The need remains high for a continued buildup of fast, accessible testing, particularly for screening. ”We are in a risky period with variant growth, incomplete vaccination, return to school, increased population mobility and reduced mask wearing,” says Bruce Tromberg, director of the National Institute of Biomedical Imaging and Bioengineering at the National Institutes of Health in an interview. “The need to do screening, using accessible tests at home, on a large scale and on a regular cadence, is even more important.”
PCR tests have been recognized as the gold standard to diagnose acute infection with SARS-CoV-2 because of their high sensitivity—but they often require a central lab for processing and many cannot be done quickly, and delays in reporting the results increase the chance that someone is spreading the virus while waiting to hear back on their test. While not every PCR test costs the $175 that I paid (the Centers for Disease Control and Prevention (CDC) website estimates an average price of $75 to $100), its higher cost means that lower-income Americans will be less likely to be able afford it. Easier access to testing for these communities, which have shouldered much of the burden of COVID-19 and are facing health inequities, is welcome.
How accurate are these tests? The scientific community has debated the performance of rapid antigen tests. Officials at the CDC, along with most experts, believe antigen tests are less sensitive than PCR tests. In the April press conference, however, Mina contended that while PCR is the standard for diagnostic tests, it is “horribly not specific” for knowing who needs to isolate. He said it detected far too many remnants of viral RNA a week to two weeks, or more, after someone has become infectious. “This is not a public health test,” he said. “You can’t take a test that’s meant to be specific to the infectious period and make a gold standard against it that is totally not specific to the infectious period.”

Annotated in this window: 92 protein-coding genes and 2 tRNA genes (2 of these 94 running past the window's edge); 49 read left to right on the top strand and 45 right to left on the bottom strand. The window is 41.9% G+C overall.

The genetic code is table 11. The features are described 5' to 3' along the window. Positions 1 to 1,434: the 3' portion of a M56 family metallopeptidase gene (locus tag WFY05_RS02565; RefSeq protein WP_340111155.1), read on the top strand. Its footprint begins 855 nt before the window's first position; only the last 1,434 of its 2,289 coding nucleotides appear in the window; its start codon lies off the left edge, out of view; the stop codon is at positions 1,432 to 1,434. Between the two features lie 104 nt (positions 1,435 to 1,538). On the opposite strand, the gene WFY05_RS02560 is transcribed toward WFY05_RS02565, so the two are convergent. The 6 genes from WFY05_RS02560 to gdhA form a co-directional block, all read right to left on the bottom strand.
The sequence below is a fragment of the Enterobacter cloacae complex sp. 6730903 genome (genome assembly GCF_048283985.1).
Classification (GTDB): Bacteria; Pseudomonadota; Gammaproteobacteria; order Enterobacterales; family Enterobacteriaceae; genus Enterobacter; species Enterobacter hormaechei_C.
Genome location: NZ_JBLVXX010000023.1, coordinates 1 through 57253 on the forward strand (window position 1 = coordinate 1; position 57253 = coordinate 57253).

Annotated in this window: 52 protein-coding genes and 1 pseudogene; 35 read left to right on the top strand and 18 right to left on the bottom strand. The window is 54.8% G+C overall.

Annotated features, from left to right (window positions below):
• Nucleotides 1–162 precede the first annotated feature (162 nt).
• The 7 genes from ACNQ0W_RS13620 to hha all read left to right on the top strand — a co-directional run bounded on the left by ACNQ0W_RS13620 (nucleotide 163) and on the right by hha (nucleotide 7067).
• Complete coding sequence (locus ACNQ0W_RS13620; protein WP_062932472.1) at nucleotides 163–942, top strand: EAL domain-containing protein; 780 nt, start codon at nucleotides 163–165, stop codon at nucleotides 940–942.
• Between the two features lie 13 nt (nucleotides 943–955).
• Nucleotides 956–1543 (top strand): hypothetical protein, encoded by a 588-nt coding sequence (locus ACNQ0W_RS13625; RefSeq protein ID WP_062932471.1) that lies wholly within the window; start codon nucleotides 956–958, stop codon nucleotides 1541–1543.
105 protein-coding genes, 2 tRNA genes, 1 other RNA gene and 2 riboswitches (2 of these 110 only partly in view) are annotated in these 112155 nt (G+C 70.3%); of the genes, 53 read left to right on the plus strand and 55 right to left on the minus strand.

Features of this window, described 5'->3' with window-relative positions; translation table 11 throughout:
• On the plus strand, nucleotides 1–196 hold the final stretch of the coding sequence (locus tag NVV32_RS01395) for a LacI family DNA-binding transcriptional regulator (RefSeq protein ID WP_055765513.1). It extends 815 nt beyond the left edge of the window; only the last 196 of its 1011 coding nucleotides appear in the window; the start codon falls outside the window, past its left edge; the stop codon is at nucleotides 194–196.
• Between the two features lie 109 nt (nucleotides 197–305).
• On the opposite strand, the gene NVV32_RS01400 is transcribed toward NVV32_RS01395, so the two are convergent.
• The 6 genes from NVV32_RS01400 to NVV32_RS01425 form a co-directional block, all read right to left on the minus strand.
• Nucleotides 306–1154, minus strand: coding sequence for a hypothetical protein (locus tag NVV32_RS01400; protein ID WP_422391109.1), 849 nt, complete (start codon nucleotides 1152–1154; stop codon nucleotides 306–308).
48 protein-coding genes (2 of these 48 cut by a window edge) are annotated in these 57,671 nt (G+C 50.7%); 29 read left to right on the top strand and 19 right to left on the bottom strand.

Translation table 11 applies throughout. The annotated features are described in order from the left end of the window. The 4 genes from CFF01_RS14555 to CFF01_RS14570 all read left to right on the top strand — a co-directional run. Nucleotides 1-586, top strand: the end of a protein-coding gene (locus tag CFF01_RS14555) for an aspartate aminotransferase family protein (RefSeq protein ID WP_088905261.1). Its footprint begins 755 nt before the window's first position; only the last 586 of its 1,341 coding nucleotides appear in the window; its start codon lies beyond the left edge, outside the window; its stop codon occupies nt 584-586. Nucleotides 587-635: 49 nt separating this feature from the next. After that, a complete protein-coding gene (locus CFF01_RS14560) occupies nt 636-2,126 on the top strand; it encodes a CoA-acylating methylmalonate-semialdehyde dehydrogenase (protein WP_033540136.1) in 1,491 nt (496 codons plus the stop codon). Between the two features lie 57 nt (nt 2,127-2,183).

In contrast, Mina believes rapid antigen tests have “excellent contagiousness sensitivity” (more than 98 percent sensitive) and that they’re good at detecting people who have COVID during the period when they are most infectious and capable of transmitting virus to others. At this point, viral titers are high, and “the rapid tests will be positive,” Mina says. “When viral levels fall, the tests turn negative.” The Infectious Disease Society of America’s Website states, “Rapid tests may ultimately contribute to better SARS-CoV-2 containment via more efficient detection and subsequent isolation,” but it makes “no recommendations for or against using rapid tests.”
Where more experts do agree, and the CDC and FDA concur, is that rapid antigen tests, when performed serially, may increase the chances of detecting individuals who might be missed early with a single test. In a recent press release, Quidel indicated the test “shows excellent performance, with positive results agreeing with PCR 83.5 % of the time, and negative results agreeing 99.2% of the time.” A spokesperson at Abbott says BinaxNOW’s overall performance demonstrates 84.6 percent sensitivity and 98.5 percent specificity in people at seven days or less post-symptom onset at all Ct (cycle threshold) counts.